At the same time, studies into children’s educational transitions increasingly emphasise the need to make more explicit the link between socio-cultural contexts and children’s school transition experiences (e.g., Yeboah, 2002). This review explores how a range of transitions concepts and research can inform rights-based early childhood policies and practices. It does not focus on policy and programme developments per se, but on underlying conceptualisations about transitions in early childhood. The review emerged in response to the growing need for orientation among the myriad concepts and theories in both child research and practice: “[P]eople often dismiss theoretical or pure research as being of no consequence for children and having no importance in the ‘real’ world. This attitude could not be more incorrect. Good applied research depends upon theoretical work both at the stage of developing a research project and when results are being analyzed.” (Boyden and Ennew, 1997: 10) The UN Committee on the Rights of the Child corroborates the importance of theory in informing rights-based work with children:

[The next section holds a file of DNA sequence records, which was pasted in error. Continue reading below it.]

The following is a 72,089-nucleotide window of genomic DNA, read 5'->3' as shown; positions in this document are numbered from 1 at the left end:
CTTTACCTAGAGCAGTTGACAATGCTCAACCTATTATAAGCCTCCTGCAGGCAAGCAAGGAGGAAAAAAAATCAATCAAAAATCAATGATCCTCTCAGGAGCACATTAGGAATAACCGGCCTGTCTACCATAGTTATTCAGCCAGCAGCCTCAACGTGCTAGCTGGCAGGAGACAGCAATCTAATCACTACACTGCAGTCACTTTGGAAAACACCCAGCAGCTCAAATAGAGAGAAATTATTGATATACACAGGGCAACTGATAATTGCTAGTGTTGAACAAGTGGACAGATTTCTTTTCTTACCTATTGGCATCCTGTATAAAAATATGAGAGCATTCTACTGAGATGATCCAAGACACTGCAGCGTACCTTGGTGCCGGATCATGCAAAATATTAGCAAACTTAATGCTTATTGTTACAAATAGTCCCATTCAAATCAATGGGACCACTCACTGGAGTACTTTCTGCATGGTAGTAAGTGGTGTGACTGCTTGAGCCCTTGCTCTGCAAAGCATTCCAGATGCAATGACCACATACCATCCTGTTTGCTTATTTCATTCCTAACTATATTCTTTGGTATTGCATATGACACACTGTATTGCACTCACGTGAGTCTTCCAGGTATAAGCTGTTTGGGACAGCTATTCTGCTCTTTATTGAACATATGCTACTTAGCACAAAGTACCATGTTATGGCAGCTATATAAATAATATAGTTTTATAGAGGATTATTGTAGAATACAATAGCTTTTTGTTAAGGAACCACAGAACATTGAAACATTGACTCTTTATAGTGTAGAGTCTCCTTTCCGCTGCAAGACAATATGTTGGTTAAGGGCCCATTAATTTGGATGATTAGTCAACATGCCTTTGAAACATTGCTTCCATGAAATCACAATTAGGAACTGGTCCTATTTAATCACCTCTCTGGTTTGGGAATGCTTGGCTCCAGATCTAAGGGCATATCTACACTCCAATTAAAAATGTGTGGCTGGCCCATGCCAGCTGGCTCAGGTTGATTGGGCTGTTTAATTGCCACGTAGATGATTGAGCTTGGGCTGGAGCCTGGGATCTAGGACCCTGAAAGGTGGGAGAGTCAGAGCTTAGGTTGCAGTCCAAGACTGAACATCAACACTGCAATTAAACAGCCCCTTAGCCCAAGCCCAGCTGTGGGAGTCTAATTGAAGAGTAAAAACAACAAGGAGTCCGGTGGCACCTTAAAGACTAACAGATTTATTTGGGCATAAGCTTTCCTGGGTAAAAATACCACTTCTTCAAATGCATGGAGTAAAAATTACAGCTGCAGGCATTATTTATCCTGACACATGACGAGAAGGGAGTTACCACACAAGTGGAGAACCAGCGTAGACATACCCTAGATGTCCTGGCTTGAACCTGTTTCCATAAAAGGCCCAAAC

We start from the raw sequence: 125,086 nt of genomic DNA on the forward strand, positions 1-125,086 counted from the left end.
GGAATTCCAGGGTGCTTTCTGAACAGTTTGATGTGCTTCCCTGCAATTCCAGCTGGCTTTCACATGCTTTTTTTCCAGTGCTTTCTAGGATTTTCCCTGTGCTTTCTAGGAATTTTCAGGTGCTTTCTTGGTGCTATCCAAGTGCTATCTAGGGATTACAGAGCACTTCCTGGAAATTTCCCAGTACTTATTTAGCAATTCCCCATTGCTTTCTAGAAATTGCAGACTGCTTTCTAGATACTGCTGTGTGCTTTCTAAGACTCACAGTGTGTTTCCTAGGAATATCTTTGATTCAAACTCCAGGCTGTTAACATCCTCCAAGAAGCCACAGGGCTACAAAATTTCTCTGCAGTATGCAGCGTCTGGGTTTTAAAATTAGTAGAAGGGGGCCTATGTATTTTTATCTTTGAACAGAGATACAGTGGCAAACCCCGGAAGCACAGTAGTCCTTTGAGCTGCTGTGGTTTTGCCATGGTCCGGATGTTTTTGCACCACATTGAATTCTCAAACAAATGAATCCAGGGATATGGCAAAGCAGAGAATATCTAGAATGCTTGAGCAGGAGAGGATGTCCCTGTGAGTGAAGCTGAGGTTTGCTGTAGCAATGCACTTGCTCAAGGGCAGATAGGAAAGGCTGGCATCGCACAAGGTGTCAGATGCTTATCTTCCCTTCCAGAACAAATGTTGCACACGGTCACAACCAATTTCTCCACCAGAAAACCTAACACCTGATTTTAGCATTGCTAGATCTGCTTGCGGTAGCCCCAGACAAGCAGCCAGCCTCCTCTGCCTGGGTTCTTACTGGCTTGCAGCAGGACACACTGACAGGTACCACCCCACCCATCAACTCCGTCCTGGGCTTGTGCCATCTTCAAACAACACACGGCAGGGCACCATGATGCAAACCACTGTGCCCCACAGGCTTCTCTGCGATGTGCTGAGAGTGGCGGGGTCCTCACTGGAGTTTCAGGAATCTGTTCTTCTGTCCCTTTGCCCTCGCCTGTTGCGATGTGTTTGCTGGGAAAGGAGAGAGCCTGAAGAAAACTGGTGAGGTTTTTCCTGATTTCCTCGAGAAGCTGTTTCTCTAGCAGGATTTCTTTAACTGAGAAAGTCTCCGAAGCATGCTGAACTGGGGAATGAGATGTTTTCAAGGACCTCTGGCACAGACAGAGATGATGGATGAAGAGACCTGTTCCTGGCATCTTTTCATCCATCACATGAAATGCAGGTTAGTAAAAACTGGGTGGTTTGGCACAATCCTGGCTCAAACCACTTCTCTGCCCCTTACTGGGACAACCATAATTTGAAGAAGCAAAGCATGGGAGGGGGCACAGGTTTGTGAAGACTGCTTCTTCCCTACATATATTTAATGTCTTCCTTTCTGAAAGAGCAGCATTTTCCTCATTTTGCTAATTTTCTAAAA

“Theory and evidence from early childhood research has a great deal to offer in the development of policies and practices, as well as in the monitoring and evaluation of initiatives and the education and training of all responsible for the well-being of young children” (UNCRC et al., 2006: 53). Overview
Chapter 1 begins by outlining developmental concepts which underpin transition themes, in particular those associated with the theories of Jean Piaget and other ‘stage’ theorists. Their ideas are highlighted early on because so much transitions research builds on or reacts to core developmental assumptions. Chapter 1 then introduces socio-cultural perspectives on early childhood transitions. These are distinguished by their focus on how children learn by interacting with their immediate socio-cultural environments (e.g., caregivers, peers). This emphasis has been elaborated by several disciplines within the social sciences and is increasingly mirrored in early child development programmes around the world. Chapter 2 examines the different ways in which transitions are structured, drawing attention to varying logics that can be employed to mark transitions in early childhood. Institutional settings often use biological age as the criterion for readiness. By contrast, socio-cultural transitions are often marked through rites of passage, following the cultural and economic reasoning of a given community.
Also, around the world children engage in horizontal transitions as they move between